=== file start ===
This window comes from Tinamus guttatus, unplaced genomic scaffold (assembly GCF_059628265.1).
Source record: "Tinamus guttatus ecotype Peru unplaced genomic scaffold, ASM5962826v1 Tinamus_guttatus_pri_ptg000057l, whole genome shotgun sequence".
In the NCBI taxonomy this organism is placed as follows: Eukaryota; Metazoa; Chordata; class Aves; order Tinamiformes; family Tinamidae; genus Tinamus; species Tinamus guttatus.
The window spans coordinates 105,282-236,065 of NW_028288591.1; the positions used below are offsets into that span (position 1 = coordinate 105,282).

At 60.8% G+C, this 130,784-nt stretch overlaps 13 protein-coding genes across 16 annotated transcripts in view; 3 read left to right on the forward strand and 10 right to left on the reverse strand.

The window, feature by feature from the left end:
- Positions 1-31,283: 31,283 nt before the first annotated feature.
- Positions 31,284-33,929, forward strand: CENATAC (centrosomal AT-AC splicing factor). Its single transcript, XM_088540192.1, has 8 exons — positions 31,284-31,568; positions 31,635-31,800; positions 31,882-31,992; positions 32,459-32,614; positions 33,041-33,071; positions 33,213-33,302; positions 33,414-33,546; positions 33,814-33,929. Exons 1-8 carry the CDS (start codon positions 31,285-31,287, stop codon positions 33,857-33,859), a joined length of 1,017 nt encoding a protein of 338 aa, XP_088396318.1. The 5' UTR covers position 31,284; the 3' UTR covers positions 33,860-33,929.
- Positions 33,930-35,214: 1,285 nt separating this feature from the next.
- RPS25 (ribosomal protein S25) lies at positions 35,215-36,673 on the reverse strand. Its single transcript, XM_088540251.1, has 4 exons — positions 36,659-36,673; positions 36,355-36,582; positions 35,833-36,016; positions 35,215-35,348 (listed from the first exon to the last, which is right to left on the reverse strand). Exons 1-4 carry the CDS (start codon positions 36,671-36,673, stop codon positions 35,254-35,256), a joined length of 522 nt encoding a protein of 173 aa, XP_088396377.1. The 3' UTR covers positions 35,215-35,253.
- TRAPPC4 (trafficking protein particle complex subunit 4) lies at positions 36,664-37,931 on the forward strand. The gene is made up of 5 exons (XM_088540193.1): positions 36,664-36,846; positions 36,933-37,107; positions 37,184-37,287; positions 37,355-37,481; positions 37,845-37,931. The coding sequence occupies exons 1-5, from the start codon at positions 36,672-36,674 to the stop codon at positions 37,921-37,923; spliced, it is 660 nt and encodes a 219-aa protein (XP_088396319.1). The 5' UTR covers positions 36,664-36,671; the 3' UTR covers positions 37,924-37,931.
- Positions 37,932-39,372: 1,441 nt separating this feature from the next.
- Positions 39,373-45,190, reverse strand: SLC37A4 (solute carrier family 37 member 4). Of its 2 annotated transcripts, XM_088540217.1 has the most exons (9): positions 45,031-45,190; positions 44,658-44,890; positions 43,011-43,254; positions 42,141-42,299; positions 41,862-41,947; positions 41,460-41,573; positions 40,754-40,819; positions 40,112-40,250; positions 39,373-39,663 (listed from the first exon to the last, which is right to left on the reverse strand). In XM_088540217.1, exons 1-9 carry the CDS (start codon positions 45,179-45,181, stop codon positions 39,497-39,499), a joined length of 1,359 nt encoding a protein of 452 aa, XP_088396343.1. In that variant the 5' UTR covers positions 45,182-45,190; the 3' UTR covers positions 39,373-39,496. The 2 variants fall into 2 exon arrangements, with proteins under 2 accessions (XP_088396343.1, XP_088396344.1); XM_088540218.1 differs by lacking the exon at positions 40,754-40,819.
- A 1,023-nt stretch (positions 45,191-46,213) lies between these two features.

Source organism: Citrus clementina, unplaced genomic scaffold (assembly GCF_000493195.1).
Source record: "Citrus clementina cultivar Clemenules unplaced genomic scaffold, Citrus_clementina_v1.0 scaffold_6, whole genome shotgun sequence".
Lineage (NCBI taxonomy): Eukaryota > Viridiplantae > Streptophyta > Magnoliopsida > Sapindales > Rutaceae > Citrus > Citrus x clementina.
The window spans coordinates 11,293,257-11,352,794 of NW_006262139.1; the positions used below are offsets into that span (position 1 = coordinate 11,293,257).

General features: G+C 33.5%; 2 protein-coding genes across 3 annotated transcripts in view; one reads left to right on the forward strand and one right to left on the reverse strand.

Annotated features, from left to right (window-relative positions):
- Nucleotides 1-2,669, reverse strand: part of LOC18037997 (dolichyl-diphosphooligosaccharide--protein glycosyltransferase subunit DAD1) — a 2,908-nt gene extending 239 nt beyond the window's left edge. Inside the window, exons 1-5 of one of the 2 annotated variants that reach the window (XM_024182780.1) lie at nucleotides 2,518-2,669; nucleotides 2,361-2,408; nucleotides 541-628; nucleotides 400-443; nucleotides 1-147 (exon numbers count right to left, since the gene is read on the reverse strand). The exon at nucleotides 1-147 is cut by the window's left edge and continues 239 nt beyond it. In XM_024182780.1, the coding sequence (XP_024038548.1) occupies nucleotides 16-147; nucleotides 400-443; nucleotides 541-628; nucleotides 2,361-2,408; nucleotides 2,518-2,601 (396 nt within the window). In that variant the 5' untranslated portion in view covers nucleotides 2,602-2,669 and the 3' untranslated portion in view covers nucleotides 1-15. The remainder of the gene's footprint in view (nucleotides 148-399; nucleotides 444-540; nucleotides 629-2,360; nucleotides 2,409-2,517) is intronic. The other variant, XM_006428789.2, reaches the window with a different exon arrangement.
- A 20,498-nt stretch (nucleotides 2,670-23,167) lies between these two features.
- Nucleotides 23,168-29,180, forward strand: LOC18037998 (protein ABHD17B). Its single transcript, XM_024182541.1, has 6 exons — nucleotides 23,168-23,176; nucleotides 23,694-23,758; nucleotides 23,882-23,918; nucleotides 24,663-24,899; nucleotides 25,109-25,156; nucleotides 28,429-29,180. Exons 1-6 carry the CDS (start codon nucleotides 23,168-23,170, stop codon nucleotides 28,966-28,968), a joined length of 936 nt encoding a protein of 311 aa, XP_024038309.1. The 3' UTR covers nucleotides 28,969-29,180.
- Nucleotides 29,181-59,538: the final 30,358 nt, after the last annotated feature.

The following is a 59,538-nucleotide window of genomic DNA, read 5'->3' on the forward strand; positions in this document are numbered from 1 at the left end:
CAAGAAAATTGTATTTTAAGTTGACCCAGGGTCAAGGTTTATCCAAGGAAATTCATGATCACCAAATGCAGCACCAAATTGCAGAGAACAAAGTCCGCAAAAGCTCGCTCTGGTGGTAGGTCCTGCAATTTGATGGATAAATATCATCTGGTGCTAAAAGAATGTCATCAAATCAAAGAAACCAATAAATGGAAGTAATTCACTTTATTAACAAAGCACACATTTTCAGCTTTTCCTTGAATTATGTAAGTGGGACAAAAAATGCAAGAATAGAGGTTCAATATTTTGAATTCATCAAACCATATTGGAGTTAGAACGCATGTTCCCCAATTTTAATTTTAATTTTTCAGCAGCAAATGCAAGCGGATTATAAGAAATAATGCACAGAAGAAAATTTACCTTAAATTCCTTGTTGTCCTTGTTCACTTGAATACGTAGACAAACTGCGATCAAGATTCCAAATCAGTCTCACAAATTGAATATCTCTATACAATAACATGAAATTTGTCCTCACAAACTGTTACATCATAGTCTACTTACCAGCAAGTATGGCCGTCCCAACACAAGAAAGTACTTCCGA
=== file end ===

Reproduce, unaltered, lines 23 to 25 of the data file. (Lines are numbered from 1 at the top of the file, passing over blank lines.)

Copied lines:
- Nucleotides 23,168-29,180, forward strand: LOC18037998 (protein ABHD17B). Its single transcript, XM_024182541.1, has 6 exons — nucleotides 23,168-23,176; nucleotides 23,694-23,758; nucleotides 23,882-23,918; nucleotides 24,663-24,899; nucleotides 25,109-25,156; nucleotides 28,429-29,180. Exons 1-6 carry the CDS (start codon nucleotides 23,168-23,170, stop codon nucleotides 28,966-28,968), a joined length of 936 nt encoding a protein of 311 aa, XP_024038309.1. The 3' UTR covers nucleotides 28,969-29,180.
- Nucleotides 29,181-59,538: the final 30,358 nt, after the last annotated feature.

The following is a 59,538-nucleotide window of genomic DNA, read 5'->3' on the forward strand; positions in this document are numbered from 1 at the left end: